Centralized Procurement of Imported Oil: A Doable Alternative to Reduce Prices

One of Ibon’s proposals is a system of centralized procurement of imported crude oil and refined oil products, a necessary step to ensure the steady supply of reasonably priced petroleum in the country.

By Arnold Padilla
Ibon Features

It has now become obvious that the Arroyo administration does not have a credible program to lessen the impact of high oil prices on the domestic economy and the people’s livelihood. Pump prices continue to soar in spite of the downward trend in the price of Dubai crude and improvement in the foreign exchange in August to October. Worse, the government will impose the value added tax (VAT) on petroleum products starting November that will further push up the pump prices. The much-publicized energy conservation program of the Department of Energy (DOE) has failed to bring immediate relief for the public since the most urgent problem is not the over-consumption of oil but the exorbitant price.

Independent think-tank Ibon Foundation has been staunchly advocating for the repeal of Republic Act (RA) 8479 or the Downstream Oil Industry Deregulation Act of 1998 to allow the government to control and regulate the activities of the oil companies operating in the Philippines. One of our proposals is the implementation of a system of centralized procurement of imported crude oil and petroleum products to minimize the effects of the cartel operation of big foreign oil companies on prices.


Almost 9 out of every 10 liters of oil sold in the Philippine market come from the Big Three, a group of companies that have their own oil fields abroad as well as their own global network of pipelines, tankers, depots, refineries and retail stations. Such commanding position has allowed Shell, Caltex and Petron to impose exorbitant prices on the domestic oil market. Deregulation, or the lack of substantial government intervention in the oil industry, has given these companies more room to manipulate the price of petroleum at the expense of the consumers and the economy. A system of centralized procurement of imported crude oil and refined oil products is therefore necessary to ensure the steady supply of reasonably priced petroleum in the country.

Under centralized procurement, the Philippine National Oil Company (PNOC) becomes the sole importer of crude oil and refined petroleum products, which refiners and retailers operating in the country will have to purchase from. Consequently, PNOC must have substantial control over the country’s oil storage facilities. There are around 119 oil depots nationwide, and PNOC can at first control the most strategic among these storage facilities such as the Subic Bay terminal (the largest in the country with a storage capacity of 3 million barrels), which at present is being operated by a joint venture of US-based Coastal Corporation and the Petroleum Authority of Thailand. At the same time, PNOC can also utilize Petron’s storage facilities and lease privately-owned depots to meet its storage requirements.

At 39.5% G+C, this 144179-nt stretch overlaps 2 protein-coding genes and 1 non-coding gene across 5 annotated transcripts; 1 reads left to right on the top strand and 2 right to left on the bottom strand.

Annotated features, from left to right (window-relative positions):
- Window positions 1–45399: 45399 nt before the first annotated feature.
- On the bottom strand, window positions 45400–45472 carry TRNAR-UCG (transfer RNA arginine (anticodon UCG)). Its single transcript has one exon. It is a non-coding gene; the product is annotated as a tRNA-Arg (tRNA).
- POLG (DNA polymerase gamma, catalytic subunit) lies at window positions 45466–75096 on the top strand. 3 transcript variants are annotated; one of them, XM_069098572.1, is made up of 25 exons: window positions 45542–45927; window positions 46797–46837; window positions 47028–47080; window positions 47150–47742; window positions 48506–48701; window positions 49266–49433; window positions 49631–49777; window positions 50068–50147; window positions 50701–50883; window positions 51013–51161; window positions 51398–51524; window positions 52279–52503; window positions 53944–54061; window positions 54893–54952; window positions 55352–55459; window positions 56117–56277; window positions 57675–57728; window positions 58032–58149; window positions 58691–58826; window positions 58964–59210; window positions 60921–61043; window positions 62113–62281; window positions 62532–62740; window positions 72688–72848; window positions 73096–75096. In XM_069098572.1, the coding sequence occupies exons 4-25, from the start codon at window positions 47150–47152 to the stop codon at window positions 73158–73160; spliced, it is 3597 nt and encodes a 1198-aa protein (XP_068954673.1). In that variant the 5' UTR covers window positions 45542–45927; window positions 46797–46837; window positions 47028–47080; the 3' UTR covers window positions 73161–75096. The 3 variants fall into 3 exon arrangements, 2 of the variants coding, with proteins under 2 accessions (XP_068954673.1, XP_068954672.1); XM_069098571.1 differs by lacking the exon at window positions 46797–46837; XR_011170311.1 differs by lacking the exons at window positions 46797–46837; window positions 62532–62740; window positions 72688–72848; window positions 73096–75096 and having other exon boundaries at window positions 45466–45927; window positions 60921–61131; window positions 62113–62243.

Gradual centralization

For example, under a five-year program, PNOC would import on the first year a volume that is equivalent to 20 percent of the country’s total import volume in the previous year. By the second year of its program, PNOC would import 40 percent of the import volume in the preceding year and so forth until it reaches the 100 percent level by the fifth year. By the time PNOC is already procuring 100 percent of the previous year’s volume, its imports may be higher or lower than the actual need of the country. Under this situation, the surplus imports will be stored as a buffer supply of PNOC in case of any shortage or extremely high global prices, while it will have to withdraw from the said buffer and/or increase its imports to bridge the gap between its imports and actual domestic need.

Based on the annual growth average in volume (-2%) and value (18%) of oil imports from 1998 to 2004, Ibon estimated that by 2006, under a gradual centralized procurement program spread over a five-year period, the government would have to import 24.7 million barrels of oil worth $1.2 billion. By 2010, the volume would reach 113.9 million barrels (or 100 percent of the 2009’s estimated total imports) worth around $11.2 billion. The cost is expected to be lower as government negotiates for special terms and arrangements with potential suppliers.

The government can use its earnings from Petron and the specific taxes imposed on petroleum products to partly finance PNOC’s centralized procurement activity. From 1998 to 2003, collection from specific oil taxes averaged P24.9 billion while government’s earnings from its 40 percent-equity in Petron averaged P820 million during the same period. Additional funds may also be sourced from royalties and taxes that the government earns from petroleum exploration and production, and government revenues from the corporate income tax being collected from the oil companies. In Malampaya alone, for instance, the government is expected to earn $400-500 million a year in royalties.

Supply contracts

As an importer, the government does not have to impose a tariff or duty on its own oil imports even as it continues to charge such tax on private importers (i.e. prior to full centralized procurement). With the government as a major (and eventually exclusive) importer of oil and a leading refiner and distributor (through a 100 percent state-owned Petron) at the same time, ordinary consumers as well as industrial users of petroleum will be assured of a more reasonable price of oil. This will also give the minor Filipino oil firms the leverage they need to be able to effectively vie for the local market against the transnational corporations (TNCs). Meanwhile, the country will be able to diversify its import sources considering that at present, two countries– Saudi Arabia and Iran– already account for more than 85 percent of total crude oil imports that endangers our oil supply security.